Normandale Community College's Department of Anthropology is into the second phase of the David B. Jones Foundation's $443,274 grant for BroadBased Experiential Learning of Paleontological Minnesota, and they could not be more enthusiastic about how it's going.
"We had 22 students at our Field School the weekend of October 1-2, and were able to inaugurate our new building, complete with furniture, a portable toilet, microscopes, tool kits and shovels," Anthropology instructor Dr. Susan Krook said. "We found pot sherds and tools, along with a stone feature whose purpose has not been determined yet, dating from 200 AD. This grant helped us secure a lease for this dig site for the next five years, and we look forward to many discoveries."
Anthropology Instructor Pat Bonnie added, "We are staging meetings on the facility work and major capital asset procurement. There is more to be done, including instrumental analysis of artifacts and the site itself. This will probably be undertaken next semester." If this seems rather sophisticated for a community college, it is. Normandale is the only one in the state and only one of a few in the nation that has an Anthropology program. Both Minnesota State University, Mankato and the University of Minnesota have programs, and Normandale feeds many students to the U of M.
"We are so excited about our new equipment that we are inviting the MSU, Mankato and University of Minnesota programs to come take a look, and share how they can now use the latest methods to conduct their research." Dr. Krook explained. The Normandale Foundation helped seed the process by providing a couple of Internal Grants designed to help departmental dream projects blossom.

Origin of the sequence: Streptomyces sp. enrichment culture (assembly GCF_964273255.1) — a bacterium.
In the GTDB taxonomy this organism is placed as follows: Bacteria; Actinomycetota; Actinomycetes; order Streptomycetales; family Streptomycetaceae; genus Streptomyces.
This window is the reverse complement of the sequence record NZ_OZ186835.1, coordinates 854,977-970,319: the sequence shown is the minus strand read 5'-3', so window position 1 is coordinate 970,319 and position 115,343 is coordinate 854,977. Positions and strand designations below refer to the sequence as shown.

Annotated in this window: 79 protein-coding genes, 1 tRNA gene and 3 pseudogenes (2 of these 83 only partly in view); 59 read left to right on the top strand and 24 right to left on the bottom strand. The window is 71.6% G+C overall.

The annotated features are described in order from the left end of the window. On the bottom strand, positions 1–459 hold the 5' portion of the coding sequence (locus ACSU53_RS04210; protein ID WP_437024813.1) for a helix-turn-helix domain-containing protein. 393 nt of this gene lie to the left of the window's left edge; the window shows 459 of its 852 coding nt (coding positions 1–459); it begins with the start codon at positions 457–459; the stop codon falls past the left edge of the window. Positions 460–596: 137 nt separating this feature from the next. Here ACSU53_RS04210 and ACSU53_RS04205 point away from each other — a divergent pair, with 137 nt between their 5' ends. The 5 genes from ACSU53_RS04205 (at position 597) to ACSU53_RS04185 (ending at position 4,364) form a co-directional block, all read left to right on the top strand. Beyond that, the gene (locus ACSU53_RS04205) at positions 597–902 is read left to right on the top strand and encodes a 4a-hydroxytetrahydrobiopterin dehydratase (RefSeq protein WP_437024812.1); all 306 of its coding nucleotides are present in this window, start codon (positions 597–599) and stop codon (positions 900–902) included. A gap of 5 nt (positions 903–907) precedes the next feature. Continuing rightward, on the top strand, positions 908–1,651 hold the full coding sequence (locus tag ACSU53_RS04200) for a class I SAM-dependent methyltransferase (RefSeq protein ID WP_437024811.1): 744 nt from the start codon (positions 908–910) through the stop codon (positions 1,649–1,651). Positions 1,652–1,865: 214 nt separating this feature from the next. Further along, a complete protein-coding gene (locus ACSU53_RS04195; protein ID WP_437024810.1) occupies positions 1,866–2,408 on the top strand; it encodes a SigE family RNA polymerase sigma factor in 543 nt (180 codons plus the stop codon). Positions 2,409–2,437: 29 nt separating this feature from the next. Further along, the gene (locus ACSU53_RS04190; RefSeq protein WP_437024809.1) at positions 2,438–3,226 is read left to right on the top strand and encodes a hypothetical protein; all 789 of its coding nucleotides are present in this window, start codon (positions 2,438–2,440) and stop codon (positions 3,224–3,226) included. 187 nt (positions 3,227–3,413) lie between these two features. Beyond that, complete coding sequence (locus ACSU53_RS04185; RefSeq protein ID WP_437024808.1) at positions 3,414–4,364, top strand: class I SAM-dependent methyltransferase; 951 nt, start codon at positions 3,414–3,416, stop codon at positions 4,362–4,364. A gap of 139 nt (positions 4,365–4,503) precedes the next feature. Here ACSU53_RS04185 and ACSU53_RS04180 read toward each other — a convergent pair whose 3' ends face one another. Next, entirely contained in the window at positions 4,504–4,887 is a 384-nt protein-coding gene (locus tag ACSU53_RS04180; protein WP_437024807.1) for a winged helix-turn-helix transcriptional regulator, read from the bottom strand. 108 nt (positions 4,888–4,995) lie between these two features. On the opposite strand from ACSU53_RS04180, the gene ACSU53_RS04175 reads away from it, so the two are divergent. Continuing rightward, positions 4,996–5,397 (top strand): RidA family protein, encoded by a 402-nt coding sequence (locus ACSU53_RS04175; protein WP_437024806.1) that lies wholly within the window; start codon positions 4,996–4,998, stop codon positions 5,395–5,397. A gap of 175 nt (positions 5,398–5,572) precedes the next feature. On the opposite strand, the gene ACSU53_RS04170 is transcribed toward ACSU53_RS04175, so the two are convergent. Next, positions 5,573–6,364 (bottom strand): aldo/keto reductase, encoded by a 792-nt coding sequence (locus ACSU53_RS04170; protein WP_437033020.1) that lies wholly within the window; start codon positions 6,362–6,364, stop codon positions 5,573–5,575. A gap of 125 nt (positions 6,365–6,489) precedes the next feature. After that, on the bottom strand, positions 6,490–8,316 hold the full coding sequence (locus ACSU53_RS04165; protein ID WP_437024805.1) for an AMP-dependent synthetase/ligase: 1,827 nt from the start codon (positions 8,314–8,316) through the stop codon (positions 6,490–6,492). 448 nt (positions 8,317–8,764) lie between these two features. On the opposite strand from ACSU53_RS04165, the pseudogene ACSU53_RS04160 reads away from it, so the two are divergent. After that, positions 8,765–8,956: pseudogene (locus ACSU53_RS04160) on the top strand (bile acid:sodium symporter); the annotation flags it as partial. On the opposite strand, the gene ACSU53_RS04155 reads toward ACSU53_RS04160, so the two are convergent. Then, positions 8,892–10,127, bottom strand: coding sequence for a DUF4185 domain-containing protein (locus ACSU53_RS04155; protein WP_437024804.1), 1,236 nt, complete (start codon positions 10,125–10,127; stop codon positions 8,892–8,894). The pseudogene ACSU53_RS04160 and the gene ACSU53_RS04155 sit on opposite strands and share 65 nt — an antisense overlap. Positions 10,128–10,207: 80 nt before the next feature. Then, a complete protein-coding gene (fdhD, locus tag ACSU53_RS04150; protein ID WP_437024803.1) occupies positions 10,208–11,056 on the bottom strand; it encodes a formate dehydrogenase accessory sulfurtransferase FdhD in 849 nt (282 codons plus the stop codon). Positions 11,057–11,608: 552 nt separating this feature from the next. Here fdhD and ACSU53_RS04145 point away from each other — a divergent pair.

Dr. Krook had seen an article in the Star Tribune seven years ago about how a road construction crew had uncovered artifacts near Tracy, Minnesota. She started making phone calls and found a private landowner who was willing to donate a time period for them to explore. One discovery led to another, and now they have a five-year lease and a field school that provides a first-class educational experience for students who are realizing that higher education is a viable decision for them.
Her persistence was supported by Normandale. "One of the reasons faculty stay here is because the college allows people to flourish, which is not always the norm," Krook says. "This approach definitely makes me a more interesting person in the classroom," she laughed. "Colleagues at partner college Southwest Minnesota State University alerted our department to this funding opportunity, and the grant request process started." Bonnie gives a lot of credit to the Grant department staff, Angie Arnold and Cindy Zoul, for making the magic happen.
Foundation founder David Jones operated a farm management business in Minnesota. When David was 37 years old he decided to go back to college. After taking a course in geology, he developed his passion for paleontology. He expanded his knowledge and passion with extensive reading, seminars, and hands-on experience. He then dedicated himself to bringing the excitement of paleontology and scientific discovery to the public. This led him to start the David B. Jones Foundation in 1998. He passed away in 2013, but not before meeting with Normandale's Anthropology department and approving this project.
We see David's vision as a living embodiment of what Normandale does: ignite a passion for learning and doing well, no matter what your age and background. Krook and Bonnie and their department are passionate practitioners of this belief too. "This is a unique opportunity, and we are fully positioned to take advantage of it in every way," they agreed.